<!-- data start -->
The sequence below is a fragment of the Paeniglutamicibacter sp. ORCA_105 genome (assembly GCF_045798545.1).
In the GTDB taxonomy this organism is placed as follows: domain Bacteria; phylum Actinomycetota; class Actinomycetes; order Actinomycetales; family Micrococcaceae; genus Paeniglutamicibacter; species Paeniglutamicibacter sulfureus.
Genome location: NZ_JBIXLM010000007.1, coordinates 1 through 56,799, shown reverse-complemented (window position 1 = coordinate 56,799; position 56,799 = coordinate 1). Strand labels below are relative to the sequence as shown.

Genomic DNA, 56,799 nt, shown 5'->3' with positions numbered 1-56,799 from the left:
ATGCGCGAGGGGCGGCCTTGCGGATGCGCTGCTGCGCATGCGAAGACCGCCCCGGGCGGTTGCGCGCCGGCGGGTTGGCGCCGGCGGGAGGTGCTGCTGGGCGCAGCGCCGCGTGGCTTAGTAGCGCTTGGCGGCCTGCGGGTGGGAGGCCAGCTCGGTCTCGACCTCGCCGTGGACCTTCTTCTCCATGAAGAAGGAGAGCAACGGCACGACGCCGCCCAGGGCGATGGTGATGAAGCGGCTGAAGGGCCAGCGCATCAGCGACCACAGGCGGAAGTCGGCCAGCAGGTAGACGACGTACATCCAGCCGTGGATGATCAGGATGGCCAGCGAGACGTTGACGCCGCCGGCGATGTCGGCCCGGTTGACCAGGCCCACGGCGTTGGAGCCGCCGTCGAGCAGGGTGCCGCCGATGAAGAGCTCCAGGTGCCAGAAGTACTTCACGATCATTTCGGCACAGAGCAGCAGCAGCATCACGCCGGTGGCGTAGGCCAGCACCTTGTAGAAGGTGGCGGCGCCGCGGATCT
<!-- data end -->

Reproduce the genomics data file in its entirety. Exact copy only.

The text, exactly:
The sequence below is a fragment of the Paeniglutamicibacter sp. ORCA_105 genome (assembly GCF_045798545.1).
In the GTDB taxonomy this organism is placed as follows: domain Bacteria; phylum Actinomycetota; class Actinomycetes; order Actinomycetales; family Micrococcaceae; genus Paeniglutamicibacter; species Paeniglutamicibacter sulfureus.
Genome location: NZ_JBIXLM010000007.1, coordinates 1 through 56,799, shown reverse-complemented (window position 1 = coordinate 56,799; position 56,799 = coordinate 1). Strand labels below are relative to the sequence as shown.

Genomic DNA, 56,799 nt, shown 5'->3' with positions numbered 1-56,799 from the left:
ATGCGCGAGGGGCGGCCTTGCGGATGCGCTGCTGCGCATGCGAAGACCGCCCCGGGCGGTTGCGCGCCGGCGGGTTGGCGCCGGCGGGAGGTGCTGCTGGGCGCAGCGCCGCGTGGCTTAGTAGCGCTTGGCGGCCTGCGGGTGGGAGGCCAGCTCGGTCTCGACCTCGCCGTGGACCTTCTTCTCCATGAAGAAGGAGAGCAACGGCACGACGCCGCCCAGGGCGATGGTGATGAAGCGGCTGAAGGGCCAGCGCATCAGCGACCACAGGCGGAAGTCGGCCAGCAGGTAGACGACGTACATCCAGCCGTGGATGATCAGGATGGCCAGCGAGACGTTGACGCCGCCGGCGATGTCGGCCCGGTTGACCAGGCCCACGGCGTTGGAGCCGCCGTCGAGCAGGGTGCCGCCGATGAAGAGCTCCAGGTGCCAGAAGTACTTCACGATCATTTCGGCACAGAGCAGCAGCAGCATCACGCCGGTGGCGTAGGCCAGCACCTTGTAGAAGGTGGCGGCGCCGCGGATCT